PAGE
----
Service industries in the U.S. expanded in October at a faster pace than forecast, showing the biggest part of the economy was holding up as the federal government shut down.
The Institute for Supply Management’s non-manufacturing index increased to 55.4 from the prior month’s 54.4, the Tempe, Arizona-based group said today. A gauge above 50 shows expansion. The median estimate in a Bloomberg survey of economists was 54.
The pickup followed the group’s report last week that showed manufacturing grew at the fastest pace since April 2011, a sign purchasing managers were gaining confidence in the expansion. The data indicate companies were looking beyond the political infighting that closed the government for half of October.
Considering the shutdown’s effects, “some of the areas with closer ties to Washington were probably negatively impacted, but the rest of the economy seems to have done okay,” Mark Vitner, a senior economist in Charlotte, North Carolina, at Wells Fargo & Co., the biggest U.S. home lender, said before the report. “The non-manufacturing side has been pretty solid.”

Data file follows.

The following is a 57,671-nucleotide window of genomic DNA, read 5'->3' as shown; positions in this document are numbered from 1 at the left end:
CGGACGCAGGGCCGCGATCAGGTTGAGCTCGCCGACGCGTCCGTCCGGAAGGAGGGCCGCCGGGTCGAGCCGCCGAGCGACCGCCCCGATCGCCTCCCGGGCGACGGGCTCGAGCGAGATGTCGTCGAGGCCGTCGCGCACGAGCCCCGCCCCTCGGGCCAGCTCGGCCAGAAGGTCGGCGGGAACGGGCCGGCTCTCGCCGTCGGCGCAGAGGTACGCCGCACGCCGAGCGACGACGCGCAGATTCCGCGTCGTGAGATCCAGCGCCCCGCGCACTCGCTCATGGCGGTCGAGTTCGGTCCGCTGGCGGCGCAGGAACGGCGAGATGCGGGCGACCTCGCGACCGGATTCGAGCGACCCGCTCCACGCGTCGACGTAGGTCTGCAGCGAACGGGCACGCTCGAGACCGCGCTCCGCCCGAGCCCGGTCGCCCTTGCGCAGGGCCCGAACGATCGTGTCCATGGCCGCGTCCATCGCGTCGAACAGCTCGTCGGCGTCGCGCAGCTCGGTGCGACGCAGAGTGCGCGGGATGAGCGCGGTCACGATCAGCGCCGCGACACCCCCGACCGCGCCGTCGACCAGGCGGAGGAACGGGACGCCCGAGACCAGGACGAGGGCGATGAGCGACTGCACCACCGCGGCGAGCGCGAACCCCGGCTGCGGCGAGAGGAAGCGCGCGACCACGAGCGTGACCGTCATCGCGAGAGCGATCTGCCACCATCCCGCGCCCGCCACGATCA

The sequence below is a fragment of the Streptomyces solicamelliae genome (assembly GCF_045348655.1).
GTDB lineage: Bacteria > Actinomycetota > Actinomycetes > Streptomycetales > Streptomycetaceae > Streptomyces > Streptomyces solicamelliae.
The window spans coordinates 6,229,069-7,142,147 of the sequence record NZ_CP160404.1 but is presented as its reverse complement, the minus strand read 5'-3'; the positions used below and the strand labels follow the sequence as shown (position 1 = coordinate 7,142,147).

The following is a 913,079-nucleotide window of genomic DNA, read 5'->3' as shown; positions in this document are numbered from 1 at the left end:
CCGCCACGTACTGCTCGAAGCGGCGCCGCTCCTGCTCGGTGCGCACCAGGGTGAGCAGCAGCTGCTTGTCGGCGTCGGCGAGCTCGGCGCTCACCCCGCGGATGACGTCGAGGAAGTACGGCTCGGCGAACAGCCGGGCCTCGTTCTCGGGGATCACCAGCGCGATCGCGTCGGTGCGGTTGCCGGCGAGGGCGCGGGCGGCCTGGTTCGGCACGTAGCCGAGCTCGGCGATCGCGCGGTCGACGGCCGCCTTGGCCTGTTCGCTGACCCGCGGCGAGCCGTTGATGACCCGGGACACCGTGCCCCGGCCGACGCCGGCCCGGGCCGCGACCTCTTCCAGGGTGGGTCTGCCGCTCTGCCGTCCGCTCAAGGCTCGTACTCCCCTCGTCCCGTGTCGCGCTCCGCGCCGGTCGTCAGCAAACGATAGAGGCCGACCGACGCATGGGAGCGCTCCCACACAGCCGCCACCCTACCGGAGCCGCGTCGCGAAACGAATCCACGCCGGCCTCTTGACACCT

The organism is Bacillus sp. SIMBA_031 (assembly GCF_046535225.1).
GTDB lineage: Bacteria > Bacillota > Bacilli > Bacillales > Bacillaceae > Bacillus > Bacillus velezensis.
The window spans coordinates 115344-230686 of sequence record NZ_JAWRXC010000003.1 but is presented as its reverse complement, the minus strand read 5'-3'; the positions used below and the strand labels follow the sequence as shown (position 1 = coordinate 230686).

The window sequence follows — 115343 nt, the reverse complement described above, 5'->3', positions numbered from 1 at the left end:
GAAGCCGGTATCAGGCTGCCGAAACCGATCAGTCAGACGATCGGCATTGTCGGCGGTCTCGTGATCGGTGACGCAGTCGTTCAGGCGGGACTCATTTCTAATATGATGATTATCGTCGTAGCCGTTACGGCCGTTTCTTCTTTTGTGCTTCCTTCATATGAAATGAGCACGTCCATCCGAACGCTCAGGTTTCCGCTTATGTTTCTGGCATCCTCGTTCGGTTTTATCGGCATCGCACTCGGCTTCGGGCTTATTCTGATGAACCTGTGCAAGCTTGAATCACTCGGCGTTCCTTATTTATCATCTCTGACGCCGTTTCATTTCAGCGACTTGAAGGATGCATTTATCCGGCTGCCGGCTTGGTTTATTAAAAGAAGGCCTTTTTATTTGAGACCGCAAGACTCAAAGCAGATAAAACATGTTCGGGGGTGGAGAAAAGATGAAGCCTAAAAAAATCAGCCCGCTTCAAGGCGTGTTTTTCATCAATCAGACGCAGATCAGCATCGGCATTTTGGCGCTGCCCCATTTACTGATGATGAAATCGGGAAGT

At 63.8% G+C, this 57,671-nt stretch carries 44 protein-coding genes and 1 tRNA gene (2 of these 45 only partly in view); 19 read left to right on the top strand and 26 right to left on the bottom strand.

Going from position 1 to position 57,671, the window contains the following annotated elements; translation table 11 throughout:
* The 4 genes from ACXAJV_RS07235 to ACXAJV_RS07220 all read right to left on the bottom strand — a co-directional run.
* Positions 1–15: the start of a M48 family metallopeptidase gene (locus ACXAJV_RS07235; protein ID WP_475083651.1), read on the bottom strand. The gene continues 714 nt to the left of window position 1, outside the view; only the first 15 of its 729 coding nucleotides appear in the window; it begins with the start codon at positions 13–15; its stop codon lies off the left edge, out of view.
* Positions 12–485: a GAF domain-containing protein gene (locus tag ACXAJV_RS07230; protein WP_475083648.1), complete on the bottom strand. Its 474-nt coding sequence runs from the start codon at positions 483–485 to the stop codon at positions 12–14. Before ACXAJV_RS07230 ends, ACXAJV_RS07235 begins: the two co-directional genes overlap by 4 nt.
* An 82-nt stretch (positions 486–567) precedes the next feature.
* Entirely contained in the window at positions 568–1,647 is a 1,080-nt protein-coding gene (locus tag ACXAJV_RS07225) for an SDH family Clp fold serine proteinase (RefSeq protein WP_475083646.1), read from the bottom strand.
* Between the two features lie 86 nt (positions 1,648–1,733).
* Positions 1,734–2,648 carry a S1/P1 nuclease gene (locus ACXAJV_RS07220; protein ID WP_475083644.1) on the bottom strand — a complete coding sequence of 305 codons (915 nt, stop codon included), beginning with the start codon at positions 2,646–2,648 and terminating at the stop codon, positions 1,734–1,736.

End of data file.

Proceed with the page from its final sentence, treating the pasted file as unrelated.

Estimates of the 79 economists in the Bloomberg survey for the October reading ranged from 52 to 56.3. From July 2009, a month after the last recession ended, through September the index had averaged 53.9.
The figure includes industries that range from utilities and retail to health care, housing and finance and make up almost 90% of the economy.
The ISM’s measure of business activity increased to 59.7 from 55.1, the report showed. A gauge of employment in non- manufacturing industries rose to 56.2 from 52.7.
The group’s measure of new orders in the service industries decreased to 56.8 last month from 59.6 in September.
The ISM’s manufacturing index, released last week, unexpectedly rose to 56.4, the highest since April 2011, from 56.2 a month earlier as improving export markets accompanied a boost in domestic demand.
Service industries in some parts of the world are on the mend. Services in the U.K. unexpectedly accelerated in October at the fastest pace in 16 years as the economy showed signs of pulling away from the rest of Europe. A gauge of activity rose to 62.5 from 60.3 in September, Markit Economics said today in London.
The report came as the European Commission forecast the U.K. economy will grow 2.2% next year, twice the pace of the euro area and more than Germany and France.